1968 Faces Richard Forst
In Enemy Country Rausch
1970 A Man Called Sledge Old Man
Love Story Phil Cavalleri Nominated—Academy Award for Best Supporting Actor
Hawaii Five-O Dr. Gregorios Lemira "The Second Shot"
1971 Clay Pigeon Police Captain
1972 The Dead Are Alive Nikos Samarakis
The Godfather Jack Woltz
1973 Jory Roy Starr
Blade Tommy Blade
1974 Deathdream Charles Brooks
1975 Framed Sal Viccarrone
Kolchak: The Night Stalker Captain Maurice Molnar Episode: "Primal Scream"
1976 W.C. Fields and Me Studio Head Bannerman
1977 The Car Sheriff Everett Peck
Hawaii Five-O Noah "Tread the King's Shadow"
Vengeance Jesus
The Greatest Dr. Ferdie Pacheco
The Private Files of J. Edgar Hoover Dave Hindley
1978 Greatest Heroes of the Bible Moses
It Lives Again Mr. Mallory
Hooper Max Berns
1980 Tribute Lou Daniels
1981 Threshold Edgar Fine
The Amateur Molton
SCTV Leonard Bernstein Played parody of his role in The Godfather but with his character as Leonard Bernstein instead of Jack Woltz.
1982 Mother Lode Elijah
1983 Utilities Roy Blue
1986 On the Edge Elmo Glidden (final film role)


  1. ^ a b c d Pareles, Jon (May 24, 1984). "John Marley, Actor, An Oscar Nominee and Venice Winner". The New York Times. Archived from the original on 26 August 2017. Retrieved 26 August 2017.
  2. ^ a b "Marley, John". American National Biography Online. Oxford University Press. February 2000. Archived from the original on October 24, 2018. Retrieved 11 December 2014.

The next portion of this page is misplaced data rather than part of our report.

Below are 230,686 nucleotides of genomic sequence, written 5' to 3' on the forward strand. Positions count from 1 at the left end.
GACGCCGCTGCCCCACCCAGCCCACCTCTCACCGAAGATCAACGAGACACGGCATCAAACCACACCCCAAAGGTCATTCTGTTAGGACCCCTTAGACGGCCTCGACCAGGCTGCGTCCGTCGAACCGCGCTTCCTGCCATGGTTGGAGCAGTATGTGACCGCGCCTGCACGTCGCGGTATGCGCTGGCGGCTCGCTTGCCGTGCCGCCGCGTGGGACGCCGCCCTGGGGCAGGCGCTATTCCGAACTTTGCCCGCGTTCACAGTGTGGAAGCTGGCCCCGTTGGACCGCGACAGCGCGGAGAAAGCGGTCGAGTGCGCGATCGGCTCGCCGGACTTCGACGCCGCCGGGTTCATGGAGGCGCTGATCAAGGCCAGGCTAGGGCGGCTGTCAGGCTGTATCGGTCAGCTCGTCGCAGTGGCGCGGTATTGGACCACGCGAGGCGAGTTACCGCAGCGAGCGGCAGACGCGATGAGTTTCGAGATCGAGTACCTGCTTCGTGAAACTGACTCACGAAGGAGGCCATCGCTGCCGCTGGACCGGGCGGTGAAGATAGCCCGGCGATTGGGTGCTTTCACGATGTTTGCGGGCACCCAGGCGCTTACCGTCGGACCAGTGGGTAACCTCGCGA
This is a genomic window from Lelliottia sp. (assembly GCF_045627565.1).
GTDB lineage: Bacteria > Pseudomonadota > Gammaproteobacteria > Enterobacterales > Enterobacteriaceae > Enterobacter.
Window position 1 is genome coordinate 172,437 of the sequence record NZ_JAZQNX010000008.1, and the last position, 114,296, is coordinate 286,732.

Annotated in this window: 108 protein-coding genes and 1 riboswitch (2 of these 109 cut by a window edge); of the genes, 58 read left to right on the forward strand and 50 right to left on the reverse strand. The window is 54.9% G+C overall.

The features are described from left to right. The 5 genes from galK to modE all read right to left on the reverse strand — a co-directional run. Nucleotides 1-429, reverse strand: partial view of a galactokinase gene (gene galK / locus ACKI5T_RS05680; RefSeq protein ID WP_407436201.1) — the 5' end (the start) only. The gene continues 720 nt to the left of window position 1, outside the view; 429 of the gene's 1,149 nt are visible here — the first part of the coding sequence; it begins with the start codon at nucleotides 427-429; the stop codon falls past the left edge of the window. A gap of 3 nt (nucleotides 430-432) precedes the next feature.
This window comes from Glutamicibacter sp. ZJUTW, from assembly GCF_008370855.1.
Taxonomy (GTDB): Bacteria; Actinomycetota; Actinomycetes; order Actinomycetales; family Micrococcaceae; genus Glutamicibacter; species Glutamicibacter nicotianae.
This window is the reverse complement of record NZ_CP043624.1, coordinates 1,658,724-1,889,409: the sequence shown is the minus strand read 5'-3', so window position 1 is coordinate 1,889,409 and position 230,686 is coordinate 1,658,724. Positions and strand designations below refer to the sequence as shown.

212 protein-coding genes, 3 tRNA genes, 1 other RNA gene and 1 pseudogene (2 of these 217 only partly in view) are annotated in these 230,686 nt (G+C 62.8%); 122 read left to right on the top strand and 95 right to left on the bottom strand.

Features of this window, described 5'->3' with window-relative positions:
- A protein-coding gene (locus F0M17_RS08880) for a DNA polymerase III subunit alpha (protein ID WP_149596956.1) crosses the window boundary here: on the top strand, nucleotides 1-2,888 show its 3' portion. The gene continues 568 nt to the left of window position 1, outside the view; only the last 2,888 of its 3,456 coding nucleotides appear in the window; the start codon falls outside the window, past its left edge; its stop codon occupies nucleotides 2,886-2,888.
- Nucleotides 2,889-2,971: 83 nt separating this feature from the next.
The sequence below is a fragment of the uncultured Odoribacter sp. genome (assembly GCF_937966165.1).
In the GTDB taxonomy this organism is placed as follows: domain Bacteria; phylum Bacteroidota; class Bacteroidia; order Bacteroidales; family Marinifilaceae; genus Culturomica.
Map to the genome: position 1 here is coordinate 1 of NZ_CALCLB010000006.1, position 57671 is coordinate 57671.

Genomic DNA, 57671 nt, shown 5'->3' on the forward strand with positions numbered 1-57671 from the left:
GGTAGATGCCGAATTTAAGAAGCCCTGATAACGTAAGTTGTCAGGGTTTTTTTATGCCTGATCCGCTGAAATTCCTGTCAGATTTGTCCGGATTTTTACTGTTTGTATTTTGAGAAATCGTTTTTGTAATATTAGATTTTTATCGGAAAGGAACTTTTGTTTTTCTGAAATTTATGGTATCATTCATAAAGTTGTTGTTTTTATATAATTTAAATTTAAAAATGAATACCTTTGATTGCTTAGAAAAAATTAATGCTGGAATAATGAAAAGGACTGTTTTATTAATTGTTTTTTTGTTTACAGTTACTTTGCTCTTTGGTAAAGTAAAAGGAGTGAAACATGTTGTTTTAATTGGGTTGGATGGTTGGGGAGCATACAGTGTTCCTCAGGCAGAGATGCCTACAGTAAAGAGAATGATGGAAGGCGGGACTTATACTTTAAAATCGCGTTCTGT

3. ^ a b c Pareles, Jon (May 24, 1984). "JOHN MARLEY, ACTOR, AN OSCAR NOMINEE AND VENICE WINNER". The New York Times.
  4. ^ "("John Marley" search results)". Playbill Vault. Playbill. Archived from the original on 26 August 2017. Retrieved 26 August 2017.
  5. ^ a b Corday, Barbara (January 12, 1971). "They're Saying His Name in Same Breath With 'Oscar'". Valley News. California, Van Nuys. p. 22. Retrieved August 26, 2017 – via open access
  6. ^ Obituary Variety, May 30, 1984.
  7. ^ Resting Places
  8. ^ "Volpi Cup for Best Actor". Carnival of Venice. Archived from the original on 26 August 2017. Retrieved 26 August 2017.
  9. ^ "("John Marley" search results)". Academy Awards Database. Retrieved 26 August 2017.[permanent dead link]
  10. ^ "John Marley". Golden Globe Awards. Archived from the original on 26 August 2017. Retrieved 26 August 2017.